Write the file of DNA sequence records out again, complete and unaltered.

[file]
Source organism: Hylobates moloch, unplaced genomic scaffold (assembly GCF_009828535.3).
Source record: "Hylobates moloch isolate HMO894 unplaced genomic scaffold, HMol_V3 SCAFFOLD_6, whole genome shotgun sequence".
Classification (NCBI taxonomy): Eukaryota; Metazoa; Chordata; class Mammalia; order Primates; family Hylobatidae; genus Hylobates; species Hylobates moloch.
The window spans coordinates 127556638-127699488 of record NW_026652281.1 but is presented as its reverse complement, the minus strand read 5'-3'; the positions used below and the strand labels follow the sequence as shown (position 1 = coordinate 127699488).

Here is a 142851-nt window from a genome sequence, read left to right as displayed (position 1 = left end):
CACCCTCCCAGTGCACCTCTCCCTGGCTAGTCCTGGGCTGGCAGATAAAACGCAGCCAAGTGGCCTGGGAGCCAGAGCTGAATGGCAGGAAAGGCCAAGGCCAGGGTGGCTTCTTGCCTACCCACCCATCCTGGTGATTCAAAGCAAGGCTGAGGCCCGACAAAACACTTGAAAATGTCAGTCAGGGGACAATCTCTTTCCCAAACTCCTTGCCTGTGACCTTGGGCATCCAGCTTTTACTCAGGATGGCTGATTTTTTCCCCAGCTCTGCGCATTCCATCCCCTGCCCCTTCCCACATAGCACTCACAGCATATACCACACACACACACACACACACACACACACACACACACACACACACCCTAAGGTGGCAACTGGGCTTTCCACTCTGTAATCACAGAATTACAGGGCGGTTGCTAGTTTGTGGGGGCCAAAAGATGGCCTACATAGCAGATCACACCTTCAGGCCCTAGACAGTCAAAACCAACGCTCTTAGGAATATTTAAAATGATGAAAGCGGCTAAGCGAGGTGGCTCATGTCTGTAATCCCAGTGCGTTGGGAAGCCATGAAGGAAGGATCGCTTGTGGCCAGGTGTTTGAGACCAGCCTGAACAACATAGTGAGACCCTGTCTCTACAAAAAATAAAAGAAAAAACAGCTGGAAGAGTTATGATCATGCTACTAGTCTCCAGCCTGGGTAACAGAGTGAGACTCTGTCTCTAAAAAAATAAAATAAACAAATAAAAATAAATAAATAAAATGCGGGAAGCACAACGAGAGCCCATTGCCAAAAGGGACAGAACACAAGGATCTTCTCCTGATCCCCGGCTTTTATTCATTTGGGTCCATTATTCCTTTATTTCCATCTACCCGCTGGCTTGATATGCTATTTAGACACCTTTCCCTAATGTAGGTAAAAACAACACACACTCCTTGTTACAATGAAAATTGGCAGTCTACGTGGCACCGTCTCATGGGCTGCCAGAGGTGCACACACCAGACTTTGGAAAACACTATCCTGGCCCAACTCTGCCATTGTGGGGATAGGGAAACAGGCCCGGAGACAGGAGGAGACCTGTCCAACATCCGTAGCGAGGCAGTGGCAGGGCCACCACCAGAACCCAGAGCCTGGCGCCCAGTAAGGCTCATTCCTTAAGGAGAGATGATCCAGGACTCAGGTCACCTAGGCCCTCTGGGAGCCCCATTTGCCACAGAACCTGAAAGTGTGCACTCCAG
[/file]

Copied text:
Source organism: Hylobates moloch, unplaced genomic scaffold (assembly GCF_009828535.3).
Source record: "Hylobates moloch isolate HMO894 unplaced genomic scaffold, HMol_V3 SCAFFOLD_6, whole genome shotgun sequence".
Classification (NCBI taxonomy): Eukaryota; Metazoa; Chordata; class Mammalia; order Primates; family Hylobatidae; genus Hylobates; species Hylobates moloch.
The window spans coordinates 127556638-127699488 of record NW_026652281.1 but is presented as its reverse complement, the minus strand read 5'-3'; the positions used below and the strand labels follow the sequence as shown (position 1 = coordinate 127699488).

Here is a 142851-nt window from a genome sequence, read left to right as displayed (position 1 = left end):
CACCCTCCCAGTGCACCTCTCCCTGGCTAGTCCTGGGCTGGCAGATAAAACGCAGCCAAGTGGCCTGGGAGCCAGAGCTGAATGGCAGGAAAGGCCAAGGCCAGGGTGGCTTCTTGCCTACCCACCCATCCTGGTGATTCAAAGCAAGGCTGAGGCCCGACAAAACACTTGAAAATGTCAGTCAGGGGACAATCTCTTTCCCAAACTCCTTGCCTGTGACCTTGGGCATCCAGCTTTTACTCAGGATGGCTGATTTTTTCCCCAGCTCTGCGCATTCCATCCCCTGCCCCTTCCCACATAGCACTCACAGCATATACCACACACACACACACACACACACACACACACACACACACACACACCCTAAGGTGGCAACTGGGCTTTCCACTCTGTAATCACAGAATTACAGGGCGGTTGCTAGTTTGTGGGGGCCAAAAGATGGCCTACATAGCAGATCACACCTTCAGGCCCTAGACAGTCAAAACCAACGCTCTTAGGAATATTTAAAATGATGAAAGCGGCTAAGCGAGGTGGCTCATGTCTGTAATCCCAGTGCGTTGGGAAGCCATGAAGGAAGGATCGCTTGTGGCCAGGTGTTTGAGACCAGCCTGAACAACATAGTGAGACCCTGTCTCTACAAAAAATAAAAGAAAAAACAGCTGGAAGAGTTATGATCATGCTACTAGTCTCCAGCCTGGGTAACAGAGTGAGACTCTGTCTCTAAAAAAATAAAATAAACAAATAAAAATAAATAAATAAAATGCGGGAAGCACAACGAGAGCCCATTGCCAAAAGGGACAGAACACAAGGATCTTCTCCTGATCCCCGGCTTTTATTCATTTGGGTCCATTATTCCTTTATTTCCATCTACCCGCTGGCTTGATATGCTATTTAGACACCTTTCCCTAATGTAGGTAAAAACAACACACACTCCTTGTTACAATGAAAATTGGCAGTCTACGTGGCACCGTCTCATGGGCTGCCAGAGGTGCACACACCAGACTTTGGAAAACACTATCCTGGCCCAACTCTGCCATTGTGGGGATAGGGAAACAGGCCCGGAGACAGGAGGAGACCTGTCCAACATCCGTAGCGAGGCAGTGGCAGGGCCACCACCAGAACCCAGAGCCTGGCGCCCAGTAAGGCTCATTCCTTAAGGAGAGATGATCCAGGACTCAGGTCACCTAGGCCCTCTGGGAGCCCCATTTGCCACAGAACCTGAAAGTGTGCACTCCAG